United Nations has called Governments of all countries to make serious and sincere efforts in their fight to make the world corruption free.
Corruption and complicity know no geographical boundaries, and it is society’s most vulnerable who get hurt the most, senior United Nations officials said on Wednesday, calling on Government leaders to fight the scourge, “from the top down”.
“It all begins with setting an example. By tackling corruption, Governments can show they mean business,” said Secretary-General António Guterres, speaking at a high-level event marking the 15th anniversary of the UN Convention Against Corruption.
“Society cannot function equitably and efficiently when public officials – from doctors to police, judges and politicians – enrich themselves rather than perform their duties with integrity,” he added.
Adopted in 2003, the Convention Against Corruption is the only legally-binding universal instrument, drawn up to fight corruption in all its forms.
In his remarks, Mr. Guterres also underlined that in addition to robbing vital resources from public services such as schools and hospitals, corruption also fuels human trafficking and the black market in natural resources, weapons, drugs and cultural artifacts.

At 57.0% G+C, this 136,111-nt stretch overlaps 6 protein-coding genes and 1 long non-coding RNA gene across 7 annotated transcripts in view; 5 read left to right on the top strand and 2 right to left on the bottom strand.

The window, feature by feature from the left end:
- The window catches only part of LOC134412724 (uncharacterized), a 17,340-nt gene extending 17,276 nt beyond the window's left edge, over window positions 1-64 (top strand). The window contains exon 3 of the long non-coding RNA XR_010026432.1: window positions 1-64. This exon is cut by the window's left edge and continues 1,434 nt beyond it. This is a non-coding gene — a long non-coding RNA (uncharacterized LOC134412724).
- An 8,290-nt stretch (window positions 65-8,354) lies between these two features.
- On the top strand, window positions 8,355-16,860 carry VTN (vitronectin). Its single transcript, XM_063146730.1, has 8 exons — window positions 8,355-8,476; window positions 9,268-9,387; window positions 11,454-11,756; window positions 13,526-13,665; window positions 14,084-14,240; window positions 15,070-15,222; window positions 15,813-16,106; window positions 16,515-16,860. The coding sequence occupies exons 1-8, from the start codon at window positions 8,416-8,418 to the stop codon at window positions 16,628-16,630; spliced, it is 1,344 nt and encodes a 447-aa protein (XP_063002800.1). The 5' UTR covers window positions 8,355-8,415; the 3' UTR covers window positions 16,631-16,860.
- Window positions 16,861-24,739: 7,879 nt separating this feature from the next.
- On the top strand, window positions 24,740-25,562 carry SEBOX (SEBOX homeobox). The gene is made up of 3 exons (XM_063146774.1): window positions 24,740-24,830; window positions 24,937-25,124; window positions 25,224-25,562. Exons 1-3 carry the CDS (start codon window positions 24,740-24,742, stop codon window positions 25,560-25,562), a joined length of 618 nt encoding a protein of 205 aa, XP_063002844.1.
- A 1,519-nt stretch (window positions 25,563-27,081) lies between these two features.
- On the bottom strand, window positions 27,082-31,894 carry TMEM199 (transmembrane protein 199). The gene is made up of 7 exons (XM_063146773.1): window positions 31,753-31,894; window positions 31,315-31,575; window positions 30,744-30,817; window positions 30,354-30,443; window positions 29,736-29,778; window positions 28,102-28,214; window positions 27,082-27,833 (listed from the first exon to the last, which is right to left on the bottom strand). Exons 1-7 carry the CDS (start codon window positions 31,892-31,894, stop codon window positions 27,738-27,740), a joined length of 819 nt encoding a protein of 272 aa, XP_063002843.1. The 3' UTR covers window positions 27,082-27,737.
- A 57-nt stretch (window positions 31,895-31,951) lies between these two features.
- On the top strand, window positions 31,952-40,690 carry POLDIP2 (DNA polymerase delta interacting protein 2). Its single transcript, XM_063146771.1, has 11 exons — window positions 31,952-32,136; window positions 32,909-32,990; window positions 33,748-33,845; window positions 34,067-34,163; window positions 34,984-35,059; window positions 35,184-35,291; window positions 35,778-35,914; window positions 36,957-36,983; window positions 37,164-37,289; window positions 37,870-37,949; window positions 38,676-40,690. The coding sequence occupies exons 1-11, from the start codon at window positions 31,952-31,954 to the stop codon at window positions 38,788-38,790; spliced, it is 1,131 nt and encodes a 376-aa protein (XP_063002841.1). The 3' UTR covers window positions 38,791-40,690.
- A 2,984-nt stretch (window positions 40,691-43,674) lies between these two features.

“It fuels conflict, and when a hard-won peace is achieved, corruption undermines recovery. Corruption and impunity are corrosive, breeding frustration and fostering further corruption when people see no other way of achieving their goals,” said the UN chief, calling for greater political and popular support for the fight against corruption.
He described the Convention Against Corruption as one of the most effective tools the world has to achieve the common goals of good governance, stability and prosperity.
“The UN will continue to support Member States every step of the way, from helping to engage and empower citizens in this fight, to helping build and enhance institutions that can deliver on their promise,” said Mr. Guterres.